Article thumbnail

Mercury dynamics in a San Francisco estuary tidal wetland : assessing dynamics using in situ measurements

By Brian A. Bergamaschi, Jacob A. Fleck, Bryan D. Downing, Emmanuel S. Boss, Brian A. Pellerin, Neil K. Ganju, David H. Schoellhamer, Amy A. Byington, Wesley A. Heim, Mark Stephenson and Roger Fujii

Abstract

© The Author(s), 2012. This article is distributed under the terms of the Creative Commons Attribution License. The definitive version was published in Estuaries and Coasts 35 (2012): 1036-1048, doi:10.1007/s12237-012-9501-3.We used high-resolution in situ measurements of turbidity and fluorescent dissolved organic matter (FDOM) to quantitatively estimate the tidally driven exchange of mercury (Hg) between the waters of the San Francisco estuary and Browns Island, a tidal wetland. Turbidity and FDOM—representative of particle-associated and filter-passing Hg, respectively—together predicted 94 % of the observed variability in measured total mercury concentration in unfiltered water samples (UTHg) collected during a single tidal cycle in spring, fall, and winter, 2005–2006. Continuous in situ turbidity and FDOM data spanning at least a full spring-neap period were used to generate UTHg concentration time series using this relationship, and then combined with water discharge measurements to calculate Hg fluxes in each season. Wetlands are generally considered to be sinks for sediment and associated mercury. However, during the three periods of monitoring, Browns Island wetland did not appreciably accumulate Hg. Instead, gradual tidally driven export of UTHg from the wetland offset the large episodic on-island fluxes associated with high wind events. Exports were highest during large spring tides, when ebbing waters relatively enriched in FDOM, dissolved organic carbon (DOC), and filter-passing mercury drained from the marsh into the open waters of the estuary. On-island flux of UTHg, which was largely particle-associated, was highest during strong winds coincident with flood tides. Our results demonstrate that processes driving UTHg fluxes in tidal wetlands encompass both the dissolved and particulate phases and multiple timescales, necessitating longer term monitoring to adequately quantify fluxes.This work was supported by funding from the California Bay Delta Authority Ecosystem Restoration and Drinking Water Programs (grant ERP-00- G01) and matching funds from the United States Geological Survey Cooperative Research Program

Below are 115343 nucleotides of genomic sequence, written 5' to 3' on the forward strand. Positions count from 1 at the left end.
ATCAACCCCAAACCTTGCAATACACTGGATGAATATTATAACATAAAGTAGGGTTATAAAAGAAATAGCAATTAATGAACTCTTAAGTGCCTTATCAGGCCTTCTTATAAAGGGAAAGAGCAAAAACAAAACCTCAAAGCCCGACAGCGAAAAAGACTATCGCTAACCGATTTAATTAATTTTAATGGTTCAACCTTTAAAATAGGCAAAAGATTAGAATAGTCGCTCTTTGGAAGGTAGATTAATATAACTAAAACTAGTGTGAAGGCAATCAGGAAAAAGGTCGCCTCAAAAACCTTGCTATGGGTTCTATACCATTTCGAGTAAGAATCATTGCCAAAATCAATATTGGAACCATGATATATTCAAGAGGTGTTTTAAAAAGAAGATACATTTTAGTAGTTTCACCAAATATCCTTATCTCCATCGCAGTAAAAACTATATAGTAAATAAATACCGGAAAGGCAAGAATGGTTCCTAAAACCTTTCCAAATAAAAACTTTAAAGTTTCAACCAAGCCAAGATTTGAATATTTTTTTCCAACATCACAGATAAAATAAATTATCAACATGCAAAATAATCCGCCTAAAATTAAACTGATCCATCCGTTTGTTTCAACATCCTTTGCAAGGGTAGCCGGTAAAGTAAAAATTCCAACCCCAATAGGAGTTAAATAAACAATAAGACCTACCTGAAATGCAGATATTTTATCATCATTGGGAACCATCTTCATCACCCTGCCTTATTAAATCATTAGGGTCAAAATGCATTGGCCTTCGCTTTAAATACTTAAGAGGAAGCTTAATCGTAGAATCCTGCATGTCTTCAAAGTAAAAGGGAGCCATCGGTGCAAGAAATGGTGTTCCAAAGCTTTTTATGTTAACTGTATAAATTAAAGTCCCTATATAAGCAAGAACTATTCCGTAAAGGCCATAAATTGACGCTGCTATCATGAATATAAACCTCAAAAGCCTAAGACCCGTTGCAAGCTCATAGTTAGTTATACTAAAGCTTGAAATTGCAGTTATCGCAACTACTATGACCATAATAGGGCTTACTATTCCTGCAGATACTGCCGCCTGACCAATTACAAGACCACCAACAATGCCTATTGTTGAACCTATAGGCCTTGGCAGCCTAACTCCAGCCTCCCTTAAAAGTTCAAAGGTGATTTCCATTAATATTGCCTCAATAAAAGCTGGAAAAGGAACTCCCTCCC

Topics: Mercury, Tidal wetlands, San Francisco Bay, Sacramento River, Delta, Mercury flux, Sediment flux, Rivers, Wetlands, Estuaries, Wetland restoration
Publisher: 'Springer Science and Business Media LLC'
Year: 2012
DOI identifier: 10.1007/s12237-012-9501-3
OAI identifier: oai:darchive.mblwhoilibrary.org:1912/5253

Suggested articles


To submit an update or takedown request for this paper, please submit an Update/Correction/Removal Request.